Curried Chicken Salad

This bird is absolutely indispensable!
Day 1:  Roasted chicken.  Pulled leftover meat off of the bone and put it in fridge, along with the chicken remains.
Day 2:  Made broth from the chicken bones and undesirable scraps.
Day 3, today:  Use leftover meat to make “Curried Chicken Salad.”
What will Day 4 be?  Giblets are always good for you…



2 cups of cooked chicken
1/4-2/3 cup of mayonnaise (make it egg free with avocado mayonnaise)

1/2 stalk of celery, finely chopped

1/2 of a small onion, diced

1 tablespoon apple cider vinegar

1 and 1/2 teaspoonful of yellow mustard (prepared, not powdered)

2 tablespoons of honey

1 tablespoon of curry powder

1/2 teaspoon salt

3 tablespoons of raisins

2-3 tablespoons of chopped nuts


In one single large bowl, mix everything together except the raisins and chopped nuts.  Start with only 1/4 of a cup of mayonnaise.  Mix very well.  I like my chicken salad nearly shredded, so I stir it a lot until it shreds.  If the chicken salad seems a little dry, add some more mayonnaise to your liking.  At the end, stir in raisins and chopped nuts.

We serve it on Romaine or Boston lettuce and roll it up.  We eat it plain.  We eat it stuffed into a tomato.  We eat it with carrots.  We eat it on celery.  We love it on a raw piece of zucchini, just like a cracker!

Family “gustar” report

5 out of 5 success.  Every time.  One picky eater didn’t like the nuts and raisins for a while, but she got tired of picking them out and now just eats them–and likes them.  To accomplish this amazing food feat, no food replacement besides apples, carrots, and celery was offered instead of the chicken salad.  “Supper is in four hours.”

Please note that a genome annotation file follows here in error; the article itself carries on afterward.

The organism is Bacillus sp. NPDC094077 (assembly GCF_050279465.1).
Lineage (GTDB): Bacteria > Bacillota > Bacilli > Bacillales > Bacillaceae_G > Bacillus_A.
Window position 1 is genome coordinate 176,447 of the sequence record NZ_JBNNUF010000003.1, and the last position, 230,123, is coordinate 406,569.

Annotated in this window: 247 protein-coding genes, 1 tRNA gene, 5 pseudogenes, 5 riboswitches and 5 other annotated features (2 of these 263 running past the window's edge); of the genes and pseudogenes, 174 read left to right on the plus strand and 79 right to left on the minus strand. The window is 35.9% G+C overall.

Although we have removed processed foods and grain-products from our everyday food repertoire, the time I spend in the kitchen now has been reduced to what it used to be before our big change.  We feel better.  We look better (this is the line that will get most people listening).  And most importantly, our bodies function better.  The time it takes initially to figure out what to make, how to make it, where to find shortcuts, and how to get the crew to eat it pays off immensely.

As always, I am here to try to answer any of your questions as to why or how to undertake this health changing endeavor!  Please, give it a shot.

Eat to live.

3 thoughts on “Curried Chicken Salad

  1. myjourneythrume

    Your recipes always sound good! This is reminiscent of the Brit Classic Coronation Chicken. What’s the deal with dairy on GAPS? What would be a GAPS friendly substitute for the mayo (my insides do not like dairy….). Sorry if that’s a dumb question, I’m very new to the GAPS world but have just ordered the book you’ll be pleased to know. I think it’s something worth me looking into!

    1. thehomeschoolingdoctor Post author

      1. “Classic Coronation Chicken”–I hadn’t a clue!! Thanks for the FYI. 2. Dr. Natasha Campbell-McBride has dairy guidelines set out in the book. It depends on whether a person has a known sensitivity or not and whether the person does GAPS introduction or not. I about set myself up for failure trying to bang my head against a wall with dairy while going through GAPS. My GI tract was a mess. Prior to GAPS, I didn’t know I was dairy intolerant. Not a clue. Now I know it messes with my GI tract and my head. I know not all people are intolerant of dairy, but I think it’s more than we acknowledge. But if you’re not dairy intolerant and you’re doing great on GAPS, then you can eat homemade yogurt, butter, cream, and some cheeses. Sure would be nice! 3. And my mayo is only eggs and oil, but I don’t do well with mayo, either. Eggs at all for that matter. So this chicken salad kills me every time I make it because I can’t resist it. Anyhow, your question will perhaps prompt me to perfect an avocado mayo chicken salad You can make “mayo” with oil and avocado! I have not tried it, but: 4. And most importantly, have a nice weekend and I enjoy your posts and hope you find what it is that helps you heal! Nutritional intervention (diet) won’t be the whole answer I’m sure, but I now know it certainly can play a huge role. Eggs, grains, dairy, nuts–I had no idea they each give me some of the symptoms that plagued me!

  2. Pingback: Egg-Free Mayonnaise (Avocado Mayonnaise) | the homeschooling doctor

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